The description of Leicester shire· containing matters of antiquitye, historye, armorye, and genealogy.
London, Printed [by William Jaggard] for Iohn White at the holy lambe in litle Brittaine neare vnto Aldersgate Street, .
FIRST EDITION. Folio. pp. [x], 320, [xii].  pi1 [par.]⁴ A-2C⁴ ²pi1 2D-2T⁴ 2V². Roman letter, some Italic. Fine engraved allegorical title with inset plan of Burton’s home of Lindley, figures of Fame and Truth above, Leicester Shire and Antiquitye at sides, emblem with device “Rilucera”, in roundel above, double-page engraved map by William Kip after Saxton, engraved portrait frontispiece with small emblem, with “Rilumbre” device, in roundel below, arms to corners, woodcut coats of arms in genealogical tables in text, small woodcut of a ring with arabic lettering, woodcut initials and headpieces, ’B Davison’ in contemporary hand at upper margin of title, ‘William Davison’ in later hand next to it, repeated on pastedown. Map with two tiny crease holes, with early restoration on verso of fold, light age yellowing, some minor mostly marginal spotting, a little heavier on last leaves (the table), ink spot on Y1-2. A good, crisp, copy, with good margins in eighteenth century polished calf, covers double blind ruled to a panel design, blind dentelle roll to inner panel, blind fleurons to outer corners, edges gilt rolled, neatly rebacked to match, corners restored, covers a little scratched, small loss to calf in lower cover, a.e.r.
First edition of this important history of the county of Leicester shire by William Burton (brother of Robert Burton, author of the ‘Anatomy of Melancholy’), a seminal work in English regional history, with an important and beautifully engraved map by C. Saxton of the County. William Burton “was the pivotal figure in a circle of antiquaries operating in the midlands from the 1590s to the 1650s”, the publication of The Description of Leicestershire establishing him “as a father figure to the next generation of local historians” ODNB “Burton knew Spanish and Italian, and studied the emblem-writers, but his interest lay chiefly in heraldry and topography. In 1602 he issued a corrected copy, printed at Antwerp, of Saxton’s map of the county of Leicester. On 20 May 1603 he was called to the bar, but soon afterwards, owing to weak health, he retired to the village of Falde in Staffordshire, where he owned an estate. He now began to devote himself seriously to his ‘Description of Leicestershire.’ From a manuscript ‘Valediction to the Reader’ (dated from Lindley in 1641), in an interleaved copy which he had revised and enlarged for a second edition, we learn that the book was begun so far back as 1597, ‘not with an intendment that it should ever come to the public view, but for my own private use, which after it had slept a long time was on a sudden raised out of the dust, and by force of an higher power drawn to the press, having scarce an allowance of time for the furbishing and putting on a mantle’ (Nichols, Leicestershire, iii. xvi). The ‘higher power’ was his patron, George, marquis of Buckingham, to whom the work was dedicated on its publication (in folio) in 1622. Nichols (ibid. p. lxv) prints a manuscript preface to the ‘Description’ dated 7 April 1604, and hence it may be assumed that the publication was delayed for many years. Burton was one of the earliest of our topographical writers, and his work must be compared, not with the elaborate performances of a later age, but with such books as Lambarde’s ‘Kent,’ Carew’s ‘Cornwall,’ and Norden’s ‘Surveys.’ Dugdale, in the ‘Address to the Gentrie of Warwickshire’ prefixed to his ‘Warwickshire,’ says that Burton, as well as Lambarde and Carew, ‘performed but briefly;’ and Nichols observes that ‘the printed volume, though a folio of above 300 pages, if the unnecessary digressions were struck out and the pedigrees reduced into less compass, would shrink into a small work.’”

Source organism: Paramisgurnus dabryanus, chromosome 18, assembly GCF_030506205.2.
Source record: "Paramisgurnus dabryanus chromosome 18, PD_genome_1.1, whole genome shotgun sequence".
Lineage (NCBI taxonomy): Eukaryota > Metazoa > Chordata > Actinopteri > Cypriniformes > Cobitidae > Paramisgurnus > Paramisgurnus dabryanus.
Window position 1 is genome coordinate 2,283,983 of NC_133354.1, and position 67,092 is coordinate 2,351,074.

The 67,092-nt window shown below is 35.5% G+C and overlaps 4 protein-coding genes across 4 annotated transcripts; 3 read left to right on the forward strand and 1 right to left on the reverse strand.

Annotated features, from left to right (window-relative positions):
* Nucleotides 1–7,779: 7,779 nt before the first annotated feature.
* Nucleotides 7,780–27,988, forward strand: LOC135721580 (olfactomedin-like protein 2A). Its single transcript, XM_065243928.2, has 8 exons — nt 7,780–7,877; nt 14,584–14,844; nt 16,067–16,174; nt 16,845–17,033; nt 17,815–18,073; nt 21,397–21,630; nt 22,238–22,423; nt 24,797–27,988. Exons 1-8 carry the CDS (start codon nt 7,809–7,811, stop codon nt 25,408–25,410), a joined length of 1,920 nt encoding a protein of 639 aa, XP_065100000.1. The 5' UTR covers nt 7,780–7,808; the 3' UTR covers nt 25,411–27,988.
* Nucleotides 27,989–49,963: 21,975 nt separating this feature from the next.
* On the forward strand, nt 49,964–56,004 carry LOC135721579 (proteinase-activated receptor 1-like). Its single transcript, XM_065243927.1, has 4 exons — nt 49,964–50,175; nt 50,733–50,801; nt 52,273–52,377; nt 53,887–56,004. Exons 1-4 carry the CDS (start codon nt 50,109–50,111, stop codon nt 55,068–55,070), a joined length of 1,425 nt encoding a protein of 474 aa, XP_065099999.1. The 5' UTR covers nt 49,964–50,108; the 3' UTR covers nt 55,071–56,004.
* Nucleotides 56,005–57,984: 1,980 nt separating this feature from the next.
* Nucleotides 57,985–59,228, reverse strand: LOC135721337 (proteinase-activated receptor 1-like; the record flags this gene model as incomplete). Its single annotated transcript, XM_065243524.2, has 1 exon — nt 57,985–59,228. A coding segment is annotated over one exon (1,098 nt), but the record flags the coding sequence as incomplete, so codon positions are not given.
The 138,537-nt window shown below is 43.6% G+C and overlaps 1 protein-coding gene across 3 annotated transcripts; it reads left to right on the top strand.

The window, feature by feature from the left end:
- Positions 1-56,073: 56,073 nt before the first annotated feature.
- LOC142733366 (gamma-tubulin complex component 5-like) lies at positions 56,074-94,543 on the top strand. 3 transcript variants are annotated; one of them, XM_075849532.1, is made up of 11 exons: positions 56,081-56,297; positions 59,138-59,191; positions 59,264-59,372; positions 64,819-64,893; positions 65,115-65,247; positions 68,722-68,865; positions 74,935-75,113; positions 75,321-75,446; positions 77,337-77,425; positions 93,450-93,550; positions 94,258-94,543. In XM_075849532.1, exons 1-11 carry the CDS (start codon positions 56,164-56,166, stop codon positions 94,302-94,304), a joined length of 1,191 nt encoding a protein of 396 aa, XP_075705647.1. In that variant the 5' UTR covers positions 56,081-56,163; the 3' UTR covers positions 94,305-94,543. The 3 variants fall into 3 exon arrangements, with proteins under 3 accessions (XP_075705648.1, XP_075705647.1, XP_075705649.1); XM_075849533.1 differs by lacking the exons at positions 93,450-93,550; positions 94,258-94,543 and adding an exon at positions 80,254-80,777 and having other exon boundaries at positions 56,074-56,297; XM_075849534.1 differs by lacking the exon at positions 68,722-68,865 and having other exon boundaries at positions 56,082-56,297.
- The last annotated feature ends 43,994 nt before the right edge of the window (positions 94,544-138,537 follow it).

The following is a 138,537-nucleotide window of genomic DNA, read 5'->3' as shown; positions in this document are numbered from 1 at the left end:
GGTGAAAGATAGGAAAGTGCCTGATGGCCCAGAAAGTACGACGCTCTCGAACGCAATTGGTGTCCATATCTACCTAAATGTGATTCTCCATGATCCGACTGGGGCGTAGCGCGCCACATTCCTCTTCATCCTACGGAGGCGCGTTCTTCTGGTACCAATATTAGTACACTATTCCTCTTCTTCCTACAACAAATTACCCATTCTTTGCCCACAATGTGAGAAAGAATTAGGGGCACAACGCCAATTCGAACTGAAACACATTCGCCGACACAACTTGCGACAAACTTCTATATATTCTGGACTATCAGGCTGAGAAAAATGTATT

ESTC S107138. STC 4178.